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Going with the grain

(post, Danielle Turner)

Growing up, the only salad I ever ate consisted of a bottle of creamy cucumber salad dressing, a little iceberg lettuce, and sliced tomatoes. In that order. 

Seriously, it was all about the dressing. The lettuce and anything else were just vessels for transporting the dressing from plate to mouth.

My take on salad has (thankfully) evolved, and it remains one of my all-time favorite things to eat. In recent years I’ve expanded my salad horizons, abandoning iceberg lettuce and occasionally replacing my treasured arugula, watercress, and assorted mixed greens with whole grains like wheat berries, bulgur, and quinoa. 

In addition to being delicious and good for you, whole grains have numerous benefits that make them a welcome addition to the cook’s repertoire. They’re simple and quick to prepare, and their nutty, neutral flavors allow them to pair nicely with a wide variety of ingredients. Fruits, vegetables, nuts, meats, and seafood can all be incorporated into salads made with whole grains. 

[%image reference-image float=right width=400 caption="A quick quinoa salad."]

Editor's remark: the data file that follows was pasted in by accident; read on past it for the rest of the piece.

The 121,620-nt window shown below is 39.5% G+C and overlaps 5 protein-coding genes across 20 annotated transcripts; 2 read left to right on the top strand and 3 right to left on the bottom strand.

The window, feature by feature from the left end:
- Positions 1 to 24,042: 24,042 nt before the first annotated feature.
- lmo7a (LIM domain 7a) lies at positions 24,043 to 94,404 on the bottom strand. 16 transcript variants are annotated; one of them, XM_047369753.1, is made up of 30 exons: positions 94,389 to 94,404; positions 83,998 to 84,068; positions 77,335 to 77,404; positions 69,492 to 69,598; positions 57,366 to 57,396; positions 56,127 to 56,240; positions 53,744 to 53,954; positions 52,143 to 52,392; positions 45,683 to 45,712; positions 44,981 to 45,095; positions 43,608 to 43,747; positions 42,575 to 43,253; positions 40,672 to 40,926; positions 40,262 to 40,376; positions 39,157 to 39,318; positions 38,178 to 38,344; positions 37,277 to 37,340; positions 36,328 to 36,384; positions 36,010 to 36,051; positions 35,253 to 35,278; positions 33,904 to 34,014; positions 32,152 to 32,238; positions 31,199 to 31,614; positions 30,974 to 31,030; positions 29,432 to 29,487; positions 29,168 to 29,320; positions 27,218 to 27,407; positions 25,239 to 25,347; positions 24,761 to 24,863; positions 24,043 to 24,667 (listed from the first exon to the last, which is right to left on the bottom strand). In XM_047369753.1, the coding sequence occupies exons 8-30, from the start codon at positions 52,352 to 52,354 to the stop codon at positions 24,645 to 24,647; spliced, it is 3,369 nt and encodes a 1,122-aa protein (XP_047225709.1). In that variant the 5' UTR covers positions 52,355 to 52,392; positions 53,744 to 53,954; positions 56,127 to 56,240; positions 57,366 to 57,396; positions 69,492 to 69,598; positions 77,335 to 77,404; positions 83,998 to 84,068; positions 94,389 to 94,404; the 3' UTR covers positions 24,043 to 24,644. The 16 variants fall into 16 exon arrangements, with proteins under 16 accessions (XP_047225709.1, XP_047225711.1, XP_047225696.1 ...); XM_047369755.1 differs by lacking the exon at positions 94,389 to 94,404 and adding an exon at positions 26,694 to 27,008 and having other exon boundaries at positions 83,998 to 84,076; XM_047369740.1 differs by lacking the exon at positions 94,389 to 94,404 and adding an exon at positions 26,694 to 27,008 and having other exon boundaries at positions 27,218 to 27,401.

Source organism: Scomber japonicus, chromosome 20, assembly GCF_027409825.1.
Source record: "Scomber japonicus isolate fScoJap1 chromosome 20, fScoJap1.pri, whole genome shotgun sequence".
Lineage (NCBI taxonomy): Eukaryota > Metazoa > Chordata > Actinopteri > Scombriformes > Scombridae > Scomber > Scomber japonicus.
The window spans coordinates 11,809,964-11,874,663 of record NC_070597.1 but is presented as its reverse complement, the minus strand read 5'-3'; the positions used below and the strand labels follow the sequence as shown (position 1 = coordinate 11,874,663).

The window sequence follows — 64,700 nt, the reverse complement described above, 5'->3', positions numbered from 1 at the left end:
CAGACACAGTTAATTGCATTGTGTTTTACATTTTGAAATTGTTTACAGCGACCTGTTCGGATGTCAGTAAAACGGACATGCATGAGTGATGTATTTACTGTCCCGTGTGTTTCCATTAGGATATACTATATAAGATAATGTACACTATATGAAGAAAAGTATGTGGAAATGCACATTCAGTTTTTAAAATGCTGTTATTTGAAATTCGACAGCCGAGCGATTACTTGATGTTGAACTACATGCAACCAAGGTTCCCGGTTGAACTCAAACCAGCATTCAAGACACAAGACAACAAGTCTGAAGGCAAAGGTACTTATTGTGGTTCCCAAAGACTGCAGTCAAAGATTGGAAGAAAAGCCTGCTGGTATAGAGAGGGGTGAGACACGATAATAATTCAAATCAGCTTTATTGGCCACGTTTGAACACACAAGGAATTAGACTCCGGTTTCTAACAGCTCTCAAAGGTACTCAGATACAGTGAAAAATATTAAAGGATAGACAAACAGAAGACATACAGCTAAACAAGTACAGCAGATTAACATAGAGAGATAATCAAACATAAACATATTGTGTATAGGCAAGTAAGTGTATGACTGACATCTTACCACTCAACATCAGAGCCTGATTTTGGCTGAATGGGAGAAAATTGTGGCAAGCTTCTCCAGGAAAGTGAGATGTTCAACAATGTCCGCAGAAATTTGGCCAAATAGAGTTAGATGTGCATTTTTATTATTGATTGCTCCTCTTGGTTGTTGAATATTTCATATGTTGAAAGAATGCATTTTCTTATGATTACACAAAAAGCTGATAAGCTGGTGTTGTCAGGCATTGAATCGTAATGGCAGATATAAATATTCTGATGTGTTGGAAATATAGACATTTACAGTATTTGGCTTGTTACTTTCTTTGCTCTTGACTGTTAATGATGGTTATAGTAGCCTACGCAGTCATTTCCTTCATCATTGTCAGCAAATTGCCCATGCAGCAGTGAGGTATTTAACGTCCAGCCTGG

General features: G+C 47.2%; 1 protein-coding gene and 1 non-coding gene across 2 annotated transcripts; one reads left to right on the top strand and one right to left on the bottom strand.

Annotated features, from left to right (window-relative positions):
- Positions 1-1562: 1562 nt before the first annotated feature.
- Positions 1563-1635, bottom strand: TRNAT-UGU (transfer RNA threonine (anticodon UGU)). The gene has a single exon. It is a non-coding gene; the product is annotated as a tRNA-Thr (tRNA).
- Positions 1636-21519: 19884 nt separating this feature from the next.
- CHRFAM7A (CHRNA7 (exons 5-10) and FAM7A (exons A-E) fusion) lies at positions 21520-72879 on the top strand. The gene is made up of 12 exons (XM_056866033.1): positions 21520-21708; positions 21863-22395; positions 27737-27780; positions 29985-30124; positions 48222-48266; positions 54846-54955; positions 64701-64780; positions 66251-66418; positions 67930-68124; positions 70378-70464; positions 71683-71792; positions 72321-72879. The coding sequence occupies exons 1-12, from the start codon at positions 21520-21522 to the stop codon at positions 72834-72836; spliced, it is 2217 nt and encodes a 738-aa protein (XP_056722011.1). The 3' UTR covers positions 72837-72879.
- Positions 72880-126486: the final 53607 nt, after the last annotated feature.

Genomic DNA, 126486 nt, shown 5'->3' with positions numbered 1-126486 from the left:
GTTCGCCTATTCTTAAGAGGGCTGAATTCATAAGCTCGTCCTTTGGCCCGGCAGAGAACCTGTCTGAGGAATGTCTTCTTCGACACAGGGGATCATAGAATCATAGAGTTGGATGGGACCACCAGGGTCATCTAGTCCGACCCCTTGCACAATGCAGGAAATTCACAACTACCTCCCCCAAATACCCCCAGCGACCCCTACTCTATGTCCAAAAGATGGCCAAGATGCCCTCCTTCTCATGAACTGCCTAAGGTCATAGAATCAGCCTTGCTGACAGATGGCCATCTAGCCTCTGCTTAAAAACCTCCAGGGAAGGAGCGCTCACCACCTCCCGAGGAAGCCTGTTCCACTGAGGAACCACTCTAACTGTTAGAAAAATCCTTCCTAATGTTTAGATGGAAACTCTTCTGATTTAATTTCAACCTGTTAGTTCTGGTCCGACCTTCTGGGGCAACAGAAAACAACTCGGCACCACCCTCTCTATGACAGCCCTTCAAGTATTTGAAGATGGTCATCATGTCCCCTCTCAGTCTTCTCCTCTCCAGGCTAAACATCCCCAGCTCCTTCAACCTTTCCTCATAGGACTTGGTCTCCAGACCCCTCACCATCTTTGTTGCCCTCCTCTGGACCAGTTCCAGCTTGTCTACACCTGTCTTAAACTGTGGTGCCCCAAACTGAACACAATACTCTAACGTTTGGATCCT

Quinoa is my go-to grain. I love its light and slightly chewy texture, and the fact that it can be on the table in about 20 minutes. It doesn’t hurt that quinoa is considered a complete protein because it contains all nine essential amino acids, making it an excellent menu option for vegetarians. 

The real key to successfully cooking quinoa is to remember to rinse it thoroughly before cooking. Each tiny grain is coated with saponin, a filmy protective substance whose bitter flavor will overpower anything else. 

After rinsing, place one part quinoa and two parts liquid (water, stock, etc.) in a saucepot. Bring to a boil, reduce heat, cover, and simmer until the grain has absorbed most of the liquid and softens slightly. 


h1.Featured recipe


Making a quinoa salad with the cooked grain is a cinch: just toss a handful of your favorite things into the bowl along with the quinoa. (This works for other grains, too.) I like grated carrots, diced red bell pepper, shallots, dried cranberries, and walnuts, but you can vary it with your favorite vegetables, dried fruit, nuts, and shallots or onions.

Finally, dress the whole thing in a mild vinaigrette, with salt and pepper to taste.

I bet you’ll have a new favorite meal — in just minutes.

reference-image, l